30 October 2011
In an online auction, this lot consisted of this Briggs Transfer coloured cover and inside, the transfers to embroider the brooches - a Queen's head, flowers of Britain and some of the Commonwealth, and two buildings - Windsor Castle and ?perhaps the Tower of London?. I would assume that it also had thread colours and perhaps stitching instructions, but some transfer pattern books of the time did not.
A smaller alternative in time and scale for the embroiderer who can then wear her patriotism on herself, rather than on her wall.
If you know any more about this or have pictures of examples to share, please leave a comment.
23 October 2011
My guess is that this was a transfer design, and not sold as a kit, as I've seen variation in colours used on it which imply that while there was a colour picture for guidance, the final choice was the embroiderer's.
If you know where this design was published, or any more information, please do leave a comment.
16 October 2011
Which makes me wonder if there are any royal samplers featuring Balmoral or Sandringham? I've seen one tablecloth design with royal residences embroidered on the borders/corners, but not a sampler with either of those. I have seen embroideries focusing on individual royal residences, such as Windsor Castle or Holyroodhouse, but they feature the buildings, with little or no text beyond the building's name.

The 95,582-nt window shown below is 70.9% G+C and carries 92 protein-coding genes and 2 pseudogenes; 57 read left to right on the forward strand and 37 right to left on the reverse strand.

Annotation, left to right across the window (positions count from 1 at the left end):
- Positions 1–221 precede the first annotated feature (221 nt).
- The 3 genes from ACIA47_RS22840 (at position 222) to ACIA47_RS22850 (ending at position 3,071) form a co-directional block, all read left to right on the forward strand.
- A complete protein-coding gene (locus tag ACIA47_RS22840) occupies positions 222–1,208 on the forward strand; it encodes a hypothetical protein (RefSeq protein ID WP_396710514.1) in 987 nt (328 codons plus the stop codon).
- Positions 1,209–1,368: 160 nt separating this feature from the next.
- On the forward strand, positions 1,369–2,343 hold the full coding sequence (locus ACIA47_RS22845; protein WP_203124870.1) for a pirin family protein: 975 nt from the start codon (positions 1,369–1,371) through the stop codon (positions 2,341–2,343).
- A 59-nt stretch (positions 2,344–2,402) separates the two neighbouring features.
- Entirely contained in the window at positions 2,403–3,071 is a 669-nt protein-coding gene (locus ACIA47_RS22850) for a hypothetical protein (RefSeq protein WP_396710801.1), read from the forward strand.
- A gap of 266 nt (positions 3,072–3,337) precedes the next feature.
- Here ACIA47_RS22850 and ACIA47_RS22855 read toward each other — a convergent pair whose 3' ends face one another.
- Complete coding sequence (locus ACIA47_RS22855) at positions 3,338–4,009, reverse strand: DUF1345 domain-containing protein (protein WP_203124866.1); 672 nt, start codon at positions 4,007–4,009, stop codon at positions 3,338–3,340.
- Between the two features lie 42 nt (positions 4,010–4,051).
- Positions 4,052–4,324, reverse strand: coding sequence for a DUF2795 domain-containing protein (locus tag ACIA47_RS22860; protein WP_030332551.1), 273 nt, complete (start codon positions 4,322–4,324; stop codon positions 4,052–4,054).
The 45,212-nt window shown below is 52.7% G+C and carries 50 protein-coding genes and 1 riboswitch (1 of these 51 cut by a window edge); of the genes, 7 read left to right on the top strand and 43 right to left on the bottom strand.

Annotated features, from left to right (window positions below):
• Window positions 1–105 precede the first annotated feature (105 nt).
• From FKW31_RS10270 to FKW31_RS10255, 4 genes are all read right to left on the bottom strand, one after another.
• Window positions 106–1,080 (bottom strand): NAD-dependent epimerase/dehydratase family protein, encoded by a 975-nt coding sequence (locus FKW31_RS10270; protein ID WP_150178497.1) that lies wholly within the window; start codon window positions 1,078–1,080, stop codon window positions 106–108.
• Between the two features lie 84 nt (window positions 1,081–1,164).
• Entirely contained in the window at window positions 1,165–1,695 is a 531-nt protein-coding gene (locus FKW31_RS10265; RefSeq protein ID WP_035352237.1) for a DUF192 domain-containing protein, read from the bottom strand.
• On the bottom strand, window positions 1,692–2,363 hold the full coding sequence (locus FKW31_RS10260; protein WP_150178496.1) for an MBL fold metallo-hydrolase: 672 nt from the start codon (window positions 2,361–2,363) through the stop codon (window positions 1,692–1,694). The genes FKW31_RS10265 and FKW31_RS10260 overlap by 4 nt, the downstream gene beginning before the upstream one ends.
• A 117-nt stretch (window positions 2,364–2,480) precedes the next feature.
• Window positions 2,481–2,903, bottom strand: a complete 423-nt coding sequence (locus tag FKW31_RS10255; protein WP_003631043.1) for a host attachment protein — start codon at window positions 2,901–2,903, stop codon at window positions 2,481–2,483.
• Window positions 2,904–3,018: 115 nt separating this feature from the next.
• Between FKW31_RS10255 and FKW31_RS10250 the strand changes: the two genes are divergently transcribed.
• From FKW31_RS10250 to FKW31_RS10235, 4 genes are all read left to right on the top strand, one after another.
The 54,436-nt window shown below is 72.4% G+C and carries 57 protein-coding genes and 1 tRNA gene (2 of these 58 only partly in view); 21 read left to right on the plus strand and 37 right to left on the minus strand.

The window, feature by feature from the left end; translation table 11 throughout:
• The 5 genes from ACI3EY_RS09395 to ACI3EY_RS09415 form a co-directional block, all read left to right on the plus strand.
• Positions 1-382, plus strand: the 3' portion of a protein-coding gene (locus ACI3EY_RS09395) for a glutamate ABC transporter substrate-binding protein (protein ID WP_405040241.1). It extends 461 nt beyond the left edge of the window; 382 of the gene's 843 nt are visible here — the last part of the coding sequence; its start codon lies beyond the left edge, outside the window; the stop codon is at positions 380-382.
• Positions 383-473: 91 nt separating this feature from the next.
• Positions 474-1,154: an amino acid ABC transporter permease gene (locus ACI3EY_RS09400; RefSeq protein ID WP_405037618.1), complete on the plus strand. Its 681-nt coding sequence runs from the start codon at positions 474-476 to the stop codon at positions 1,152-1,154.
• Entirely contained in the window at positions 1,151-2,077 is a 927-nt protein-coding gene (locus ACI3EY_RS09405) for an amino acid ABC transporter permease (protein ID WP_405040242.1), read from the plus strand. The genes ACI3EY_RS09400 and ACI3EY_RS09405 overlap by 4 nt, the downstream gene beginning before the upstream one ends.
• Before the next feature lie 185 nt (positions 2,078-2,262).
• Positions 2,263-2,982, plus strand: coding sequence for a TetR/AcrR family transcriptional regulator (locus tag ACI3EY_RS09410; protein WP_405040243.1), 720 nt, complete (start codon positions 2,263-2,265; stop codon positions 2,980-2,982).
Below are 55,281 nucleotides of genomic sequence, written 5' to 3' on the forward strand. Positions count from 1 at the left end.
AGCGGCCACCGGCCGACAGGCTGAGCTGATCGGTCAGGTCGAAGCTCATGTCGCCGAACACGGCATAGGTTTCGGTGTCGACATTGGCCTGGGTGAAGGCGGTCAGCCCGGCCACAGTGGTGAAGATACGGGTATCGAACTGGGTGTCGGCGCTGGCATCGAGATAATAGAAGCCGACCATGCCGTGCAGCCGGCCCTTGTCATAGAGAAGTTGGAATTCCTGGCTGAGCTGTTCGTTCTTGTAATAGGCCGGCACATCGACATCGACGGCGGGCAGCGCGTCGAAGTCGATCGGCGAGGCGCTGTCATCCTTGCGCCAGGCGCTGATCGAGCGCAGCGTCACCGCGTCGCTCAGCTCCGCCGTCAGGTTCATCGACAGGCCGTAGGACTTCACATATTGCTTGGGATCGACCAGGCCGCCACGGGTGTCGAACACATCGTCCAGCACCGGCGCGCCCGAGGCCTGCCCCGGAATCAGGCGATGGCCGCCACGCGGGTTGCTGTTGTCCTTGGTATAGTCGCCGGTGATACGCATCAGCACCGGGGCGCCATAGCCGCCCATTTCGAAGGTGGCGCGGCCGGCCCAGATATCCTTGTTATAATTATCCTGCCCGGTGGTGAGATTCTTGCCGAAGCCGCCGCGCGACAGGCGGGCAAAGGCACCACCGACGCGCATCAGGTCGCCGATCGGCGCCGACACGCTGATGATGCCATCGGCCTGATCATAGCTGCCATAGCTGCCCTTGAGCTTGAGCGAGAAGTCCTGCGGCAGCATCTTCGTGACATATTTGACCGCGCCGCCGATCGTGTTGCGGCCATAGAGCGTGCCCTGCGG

The eBay seller is this one, should you wish to follow up and see if this item is still for sale.
08 October 2011
The rest of the imagery is standard British patriotic fare, crest and crown and beefeaters and floral emblems etc. This one looks frayed, and having handled one of these, the background fabric is not a small count fabric, but a comparatively loose weave. I wonder if it was sold as a pre-printed piece, rather than a transfer? One of the notable differences between embroidered samplers and cross stitch ones is that embroidery offers more freedom in stitch choice and placement, as well as colour variation. The four examples of this sampler shown here illustrate this nicely. Even though it's a pattern, it's not being treated as a straitjacket.
This was auctioned in 2008 with a lot of mostly 19th century samplers with a starting price of 150GBP - hard to determine the value of this alone. It was described as being in good condition.
Read more: http://www.liveauctioneers.com/item/5909533
Here are three other examples of this sampler:
01 October 2011
Illustrated with this cross stitch chart of Kate (courtesy of Cross Stitcher magazine), the Guardian had an article in April 2011 about the wide variety in royal wedding craft-related items. I only just tripped over it, and figured it should be recorded here. Royal wedding: Kate Middleton cross stitch pattern, by Perri Lewis.
Read the whole article here: